The Wall Street Journal ran an opinion piece this week that was huge. We’re about to make it yuge.
Entitled We Sent a Man to the Moon. We Can Send the Dollar to Cyberspace, the piece was written by two leaders of the U.S. Commodity Futures Trading Commission, Christopher Giancarlo and Daniel Gorfine, where they make the case for a blockchain-based “digital dollar.”
In the 1950s, the United States was growing complacent about its technology capabilities, until the Soviet Union launched the first successful satellite, Sputnik 1. The Soviets followed this achievement with the first man in space (Yuri Gagarin, 1961), the first woman in space (Valentina Tereshkova, 1963), and numerous space “firsts.”
It was a wake-up call. The U.S. realized it was falling behind, and thus began the great “Space Race,” which culminated in the first successful moon landing with Apollo 11 on July 20, 1969. (If we’re going to have conflict between nations, by the way, let it be over who can make the fastest progress toward some greater goal.)
In their opinion piece, Giancarlo and Gorfine argue that the United States is once again in danger of being left behind, as other countries (such as China) and companies (such as Facebook) take the lead in developing their own digital currencies. This threatens the U.S. dollar, and that is hugely (yugely) significant.
For a host of reasons, the United States enjoys all kinds of advantages when the dollar is the “international currency of choice.” It means that everyone wants your money. It allows you to maintain stable prices for food and energy. It allows you to influence the global financial system.
They are right: if the government doesn’t create its own blockchain-based digital currency, then private businesses will (in fact, they already have). In other words, a Digital Dollar is inevitable, and we are entering a new kind of “Space Race” around money. (We’ll call it the “Cash Clash.”)
While their op-ed was a little light on details (hey, it’s the Wall Street Journal, not Bitcoin Market Journal), let’s flesh out the details of how a U.S.-backed, blockchain-based Digital Dollar might actually work.
How to Build a Digital Dollar
They’ll likely choose Hyperledger, because it is backed by a consortium of American technology leaders, including industry heavyweights like IBM, Intel, and Cisco, which have a long history of government consulting. (Ethereum is still not ready for prime time, and build-your-own will end-in-tears.)
The authors also propose an independent nongovernmental group that’s administered by trusted banks and payment providers. In plain English, they likely mean the project is “decentralized” by creating a consortium (like Hyperledger), with buy-in from “centralized” financial companies like J.P. Morgan, State Street, and SWIFT (who are also part of Hyperledger).
To be clear, Hyperledger is a blockchain platform, and what the authors are proposing is a blockchain application. Think of it like a cryptocurrency built on top of Ethereum, except it’s a government-sanctioned currency built on top of Hyperledger.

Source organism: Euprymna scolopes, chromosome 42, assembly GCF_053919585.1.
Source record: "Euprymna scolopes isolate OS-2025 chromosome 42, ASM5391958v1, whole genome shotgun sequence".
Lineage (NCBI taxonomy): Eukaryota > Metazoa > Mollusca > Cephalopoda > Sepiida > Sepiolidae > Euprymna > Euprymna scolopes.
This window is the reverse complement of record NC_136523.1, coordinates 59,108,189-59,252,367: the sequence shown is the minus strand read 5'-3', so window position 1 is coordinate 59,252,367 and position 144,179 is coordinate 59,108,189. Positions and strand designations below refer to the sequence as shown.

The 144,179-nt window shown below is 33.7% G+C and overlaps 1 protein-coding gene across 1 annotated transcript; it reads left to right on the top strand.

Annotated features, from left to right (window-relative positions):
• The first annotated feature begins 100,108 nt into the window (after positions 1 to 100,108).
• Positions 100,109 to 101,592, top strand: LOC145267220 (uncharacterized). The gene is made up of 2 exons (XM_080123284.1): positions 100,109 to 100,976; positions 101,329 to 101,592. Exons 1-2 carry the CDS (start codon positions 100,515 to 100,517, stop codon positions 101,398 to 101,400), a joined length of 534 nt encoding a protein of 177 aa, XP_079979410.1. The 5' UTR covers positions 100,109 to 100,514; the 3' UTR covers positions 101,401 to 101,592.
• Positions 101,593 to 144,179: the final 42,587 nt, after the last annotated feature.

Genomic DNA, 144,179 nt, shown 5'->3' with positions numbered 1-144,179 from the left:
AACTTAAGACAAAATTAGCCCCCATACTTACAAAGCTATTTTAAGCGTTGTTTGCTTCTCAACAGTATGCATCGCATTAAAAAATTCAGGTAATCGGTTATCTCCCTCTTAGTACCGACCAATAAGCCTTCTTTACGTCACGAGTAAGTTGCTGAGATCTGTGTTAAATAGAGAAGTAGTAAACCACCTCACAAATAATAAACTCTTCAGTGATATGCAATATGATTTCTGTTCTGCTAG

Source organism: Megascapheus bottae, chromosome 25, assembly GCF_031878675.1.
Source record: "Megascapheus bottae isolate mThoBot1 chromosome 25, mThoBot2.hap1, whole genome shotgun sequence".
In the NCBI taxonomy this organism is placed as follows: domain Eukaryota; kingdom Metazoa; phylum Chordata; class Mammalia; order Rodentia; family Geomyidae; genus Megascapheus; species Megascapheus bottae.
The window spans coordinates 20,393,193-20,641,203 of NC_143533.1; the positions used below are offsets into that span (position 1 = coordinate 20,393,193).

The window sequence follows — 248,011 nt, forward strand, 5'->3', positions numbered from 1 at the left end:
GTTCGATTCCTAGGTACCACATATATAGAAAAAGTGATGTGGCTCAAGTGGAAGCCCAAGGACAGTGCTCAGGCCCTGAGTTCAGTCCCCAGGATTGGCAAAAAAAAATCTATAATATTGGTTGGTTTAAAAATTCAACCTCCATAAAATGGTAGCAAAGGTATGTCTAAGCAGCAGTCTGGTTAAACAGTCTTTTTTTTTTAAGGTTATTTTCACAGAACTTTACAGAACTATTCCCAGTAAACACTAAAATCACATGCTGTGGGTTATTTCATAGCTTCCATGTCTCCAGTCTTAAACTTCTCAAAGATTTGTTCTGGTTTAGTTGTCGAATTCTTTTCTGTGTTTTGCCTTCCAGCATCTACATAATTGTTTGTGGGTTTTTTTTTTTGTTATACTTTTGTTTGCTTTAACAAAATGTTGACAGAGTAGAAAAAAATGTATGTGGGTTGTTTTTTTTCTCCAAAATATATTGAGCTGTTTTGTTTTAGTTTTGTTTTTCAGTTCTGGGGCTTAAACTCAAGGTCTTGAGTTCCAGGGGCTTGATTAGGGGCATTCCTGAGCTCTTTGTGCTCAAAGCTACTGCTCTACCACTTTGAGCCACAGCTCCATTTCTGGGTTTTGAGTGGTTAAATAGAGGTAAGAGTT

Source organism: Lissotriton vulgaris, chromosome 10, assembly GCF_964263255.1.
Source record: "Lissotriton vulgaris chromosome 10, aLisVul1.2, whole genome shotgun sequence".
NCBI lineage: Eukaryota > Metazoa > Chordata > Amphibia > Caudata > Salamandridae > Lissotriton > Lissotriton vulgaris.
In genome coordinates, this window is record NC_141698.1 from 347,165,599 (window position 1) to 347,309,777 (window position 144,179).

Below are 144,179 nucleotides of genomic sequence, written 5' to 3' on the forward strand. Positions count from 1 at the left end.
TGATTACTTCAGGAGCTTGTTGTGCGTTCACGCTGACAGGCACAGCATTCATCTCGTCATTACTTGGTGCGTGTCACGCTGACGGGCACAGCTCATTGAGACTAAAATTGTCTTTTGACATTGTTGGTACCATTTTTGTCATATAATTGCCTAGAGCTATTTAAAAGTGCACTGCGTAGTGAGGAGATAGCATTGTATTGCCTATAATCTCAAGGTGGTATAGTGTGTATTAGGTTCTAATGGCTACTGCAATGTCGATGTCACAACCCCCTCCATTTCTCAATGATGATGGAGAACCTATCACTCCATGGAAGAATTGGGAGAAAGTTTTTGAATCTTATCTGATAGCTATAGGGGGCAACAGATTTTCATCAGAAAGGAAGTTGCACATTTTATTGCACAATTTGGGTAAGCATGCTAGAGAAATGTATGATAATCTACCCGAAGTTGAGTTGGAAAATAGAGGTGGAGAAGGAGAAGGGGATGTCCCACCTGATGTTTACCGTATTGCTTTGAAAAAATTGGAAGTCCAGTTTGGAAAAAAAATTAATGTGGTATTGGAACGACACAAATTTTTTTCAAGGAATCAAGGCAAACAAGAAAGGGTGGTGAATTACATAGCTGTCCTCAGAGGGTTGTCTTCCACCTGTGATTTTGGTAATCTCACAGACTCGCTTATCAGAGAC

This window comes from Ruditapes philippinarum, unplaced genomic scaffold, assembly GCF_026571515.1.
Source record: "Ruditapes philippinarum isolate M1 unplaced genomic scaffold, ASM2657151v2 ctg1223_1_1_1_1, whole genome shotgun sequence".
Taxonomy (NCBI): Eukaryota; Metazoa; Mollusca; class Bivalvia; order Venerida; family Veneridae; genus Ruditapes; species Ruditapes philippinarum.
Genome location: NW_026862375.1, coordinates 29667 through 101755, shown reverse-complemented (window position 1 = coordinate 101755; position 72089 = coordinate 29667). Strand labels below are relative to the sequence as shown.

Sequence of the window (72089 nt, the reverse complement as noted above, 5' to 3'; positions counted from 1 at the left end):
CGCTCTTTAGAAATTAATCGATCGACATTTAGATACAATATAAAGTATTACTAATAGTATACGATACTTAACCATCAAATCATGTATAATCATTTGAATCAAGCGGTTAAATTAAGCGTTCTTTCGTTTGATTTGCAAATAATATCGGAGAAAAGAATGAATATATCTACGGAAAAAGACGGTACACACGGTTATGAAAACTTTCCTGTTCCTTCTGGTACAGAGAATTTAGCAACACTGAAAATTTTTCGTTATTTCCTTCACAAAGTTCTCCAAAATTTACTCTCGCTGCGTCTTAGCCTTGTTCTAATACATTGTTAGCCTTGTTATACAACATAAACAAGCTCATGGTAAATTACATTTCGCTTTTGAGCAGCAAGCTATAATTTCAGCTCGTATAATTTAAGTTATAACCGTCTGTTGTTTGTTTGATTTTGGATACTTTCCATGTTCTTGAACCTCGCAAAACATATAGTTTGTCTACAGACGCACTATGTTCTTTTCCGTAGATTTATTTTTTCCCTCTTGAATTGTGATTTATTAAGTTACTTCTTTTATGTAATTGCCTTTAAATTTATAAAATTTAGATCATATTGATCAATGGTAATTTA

To build trust in the Digital Dollar, the authors continue, it will need to be backed by real U.S. dollars: the full faith and trust of the federal government. Physical dollars can be “cashed in” for digital dollars, at no charge (that’s important), and held in a digital wallet on your smartphone.
Let’s paint a picture of what this would look like. You’d go to your bank or ATM to withdraw $100, but now that money goes into a digital wallet on your smartphone. You go to the local hipster hangout and buy a pumpkin spice oxygen shot, then pay for it with the Digital Dollars in your wallet.
It’s essentially what happens now when you pay for things with a credit card or Venmo, with one huge difference: those are private companies. They all get a cut of each transaction. By making the Digital Dollar frictionless — by not charging a fee, like paying with cash — the government will own the currency and the rails.
By being first to innovate in this space, the U.S. will continue to ensure that the dollar remains the international currency of choice. If the U.S. lags behind, some other country (or company) will take this spot. This is common sense.
This is why the government is hating on Facebook’s Libra project. They understand that projects like Libra threaten the primacy of the U.S. dollar, but they don’t know what to do about it. The answer is simple: develop the Digital Dollar.
How to Make this Happen
The biggest problem comes from the top: how do you sell the Digital Dollar into Trump, who has so far been skeptical of cryptocurrencies, and who quite frankly has other things to worry about right now?
Very simple: you put his name on it.
That’s right. The Trump Digital Dollar would be a currency minted for a sitting U.S. President, just like George Washington, or a Roman Emperor. Think about what this would mean for the Trump brand: to have his name on United States money? That bill will get passed tomorrow.
Just like they called it “Obamacare,” they’ll start calling them “Trumpbucks” or “Trumpbacks.” Possibly “The Donald Dollar.” He’ll tweet about this nonstop. Overnight, the entire cryptocurrency market will explode. So will the heads of blockchain purists, who will not accept that this is really happening.
Many won’t like this idea — and I’m reluctant to even share it, as putting it out there is likely to make it come true. But what’s worse, waiting for our government to stop nervously nibbling its nails, shivering on the sidelines, afraid to make a move on digital money? Or the Trump Digital Dollar?
The Trump Digital Dollar will be like jet fuel on a bonfire. Let’s be honest: that’s what the President does best. And one thing is for sure: if you thought the Space Race was heated, wait until you see the Cash Clash.
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